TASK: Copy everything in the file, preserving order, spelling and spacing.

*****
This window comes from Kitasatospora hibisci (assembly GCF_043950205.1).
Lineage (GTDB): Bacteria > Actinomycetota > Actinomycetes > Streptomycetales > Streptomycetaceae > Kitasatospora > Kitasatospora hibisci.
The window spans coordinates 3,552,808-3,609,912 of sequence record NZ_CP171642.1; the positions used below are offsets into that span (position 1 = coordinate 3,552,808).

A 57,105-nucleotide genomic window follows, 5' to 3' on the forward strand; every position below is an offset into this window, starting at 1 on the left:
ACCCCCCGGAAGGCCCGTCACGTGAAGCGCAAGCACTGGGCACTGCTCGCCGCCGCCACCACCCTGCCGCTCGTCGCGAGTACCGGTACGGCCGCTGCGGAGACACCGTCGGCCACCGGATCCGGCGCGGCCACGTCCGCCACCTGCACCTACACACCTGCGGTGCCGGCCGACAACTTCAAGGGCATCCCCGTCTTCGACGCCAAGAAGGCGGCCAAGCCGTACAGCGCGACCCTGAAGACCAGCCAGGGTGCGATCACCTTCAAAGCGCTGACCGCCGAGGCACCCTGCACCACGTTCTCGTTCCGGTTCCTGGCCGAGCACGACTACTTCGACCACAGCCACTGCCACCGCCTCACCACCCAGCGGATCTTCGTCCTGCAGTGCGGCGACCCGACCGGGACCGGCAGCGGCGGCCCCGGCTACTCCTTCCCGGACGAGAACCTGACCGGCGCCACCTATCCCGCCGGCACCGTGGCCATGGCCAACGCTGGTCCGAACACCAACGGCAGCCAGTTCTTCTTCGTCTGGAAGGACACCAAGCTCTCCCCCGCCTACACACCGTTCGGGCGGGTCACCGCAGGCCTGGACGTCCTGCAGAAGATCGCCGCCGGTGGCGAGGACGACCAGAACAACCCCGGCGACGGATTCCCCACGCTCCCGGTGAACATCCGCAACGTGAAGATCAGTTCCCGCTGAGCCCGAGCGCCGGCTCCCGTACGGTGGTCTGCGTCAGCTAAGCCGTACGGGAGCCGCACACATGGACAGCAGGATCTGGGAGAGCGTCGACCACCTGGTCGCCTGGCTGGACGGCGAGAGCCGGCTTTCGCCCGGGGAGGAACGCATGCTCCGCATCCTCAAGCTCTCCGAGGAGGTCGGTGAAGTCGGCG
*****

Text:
This window comes from Kitasatospora hibisci (assembly GCF_043950205.1).
Lineage (GTDB): Bacteria > Actinomycetota > Actinomycetes > Streptomycetales > Streptomycetaceae > Kitasatospora > Kitasatospora hibisci.
The window spans coordinates 3,552,808-3,609,912 of sequence record NZ_CP171642.1; the positions used below are offsets into that span (position 1 = coordinate 3,552,808).

A 57,105-nucleotide genomic window follows, 5' to 3' on the forward strand; every position below is an offset into this window, starting at 1 on the left:
ACCCCCCGGAAGGCCCGTCACGTGAAGCGCAAGCACTGGGCACTGCTCGCCGCCGCCACCACCCTGCCGCTCGTCGCGAGTACCGGTACGGCCGCTGCGGAGACACCGTCGGCCACCGGATCCGGCGCGGCCACGTCCGCCACCTGCACCTACACACCTGCGGTGCCGGCCGACAACTTCAAGGGCATCCCCGTCTTCGACGCCAAGAAGGCGGCCAAGCCGTACAGCGCGACCCTGAAGACCAGCCAGGGTGCGATCACCTTCAAAGCGCTGACCGCCGAGGCACCCTGCACCACGTTCTCGTTCCGGTTCCTGGCCGAGCACGACTACTTCGACCACAGCCACTGCCACCGCCTCACCACCCAGCGGATCTTCGTCCTGCAGTGCGGCGACCCGACCGGGACCGGCAGCGGCGGCCCCGGCTACTCCTTCCCGGACGAGAACCTGACCGGCGCCACCTATCCCGCCGGCACCGTGGCCATGGCCAACGCTGGTCCGAACACCAACGGCAGCCAGTTCTTCTTCGTCTGGAAGGACACCAAGCTCTCCCCCGCCTACACACCGTTCGGGCGGGTCACCGCAGGCCTGGACGTCCTGCAGAAGATCGCCGCCGGTGGCGAGGACGACCAGAACAACCCCGGCGACGGATTCCCCACGCTCCCGGTGAACATCCGCAACGTGAAGATCAGTTCCCGCTGAGCCCGAGCGCCGGCTCCCGTACGGTGGTCTGCGTCAGCTAAGCCGTACGGGAGCCGCACACATGGACAGCAGGATCTGGGAGAGCGTCGACCACCTGGTCGCCTGGCTGGACGGCGAGAGCCGGCTTTCGCCCGGGGAGGAACGCATGCTCCGCATCCTCAAGCTCTCCGAGGAGGTCGGTGAAGTCGGCG